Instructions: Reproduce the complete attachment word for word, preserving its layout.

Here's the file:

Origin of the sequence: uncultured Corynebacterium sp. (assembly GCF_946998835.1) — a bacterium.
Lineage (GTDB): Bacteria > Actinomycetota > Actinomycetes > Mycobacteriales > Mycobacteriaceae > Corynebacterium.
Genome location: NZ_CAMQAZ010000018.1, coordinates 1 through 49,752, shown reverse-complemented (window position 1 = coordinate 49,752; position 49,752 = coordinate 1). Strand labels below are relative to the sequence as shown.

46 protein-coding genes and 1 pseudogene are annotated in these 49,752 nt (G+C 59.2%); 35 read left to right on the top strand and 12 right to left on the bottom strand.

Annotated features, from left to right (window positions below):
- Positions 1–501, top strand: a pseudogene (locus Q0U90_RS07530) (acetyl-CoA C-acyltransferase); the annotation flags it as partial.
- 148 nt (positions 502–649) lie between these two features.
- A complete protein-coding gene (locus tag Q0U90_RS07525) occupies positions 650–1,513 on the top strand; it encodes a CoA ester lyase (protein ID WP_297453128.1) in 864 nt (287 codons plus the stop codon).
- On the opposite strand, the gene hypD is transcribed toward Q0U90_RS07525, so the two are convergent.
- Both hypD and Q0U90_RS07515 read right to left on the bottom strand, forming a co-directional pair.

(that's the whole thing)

Origin of the sequence: uncultured Corynebacterium sp. (assembly GCF_946998835.1) — a bacterium.
Lineage (GTDB): Bacteria > Actinomycetota > Actinomycetes > Mycobacteriales > Mycobacteriaceae > Corynebacterium.
Genome location: NZ_CAMQAZ010000018.1, coordinates 1 through 49,752, shown reverse-complemented (window position 1 = coordinate 49,752; position 49,752 = coordinate 1). Strand labels below are relative to the sequence as shown.

46 protein-coding genes and 1 pseudogene are annotated in these 49,752 nt (G+C 59.2%); 35 read left to right on the top strand and 12 right to left on the bottom strand.

Annotated features, from left to right (window positions below):
- Positions 1–501, top strand: a pseudogene (locus Q0U90_RS07530) (acetyl-CoA C-acyltransferase); the annotation flags it as partial.
- 148 nt (positions 502–649) lie between these two features.
- A complete protein-coding gene (locus tag Q0U90_RS07525) occupies positions 650–1,513 on the top strand; it encodes a CoA ester lyase (protein ID WP_297453128.1) in 864 nt (287 codons plus the stop codon).
- On the opposite strand, the gene hypD is transcribed toward Q0U90_RS07525, so the two are convergent.
- Both hypD and Q0U90_RS07515 read right to left on the bottom strand, forming a co-directional pair.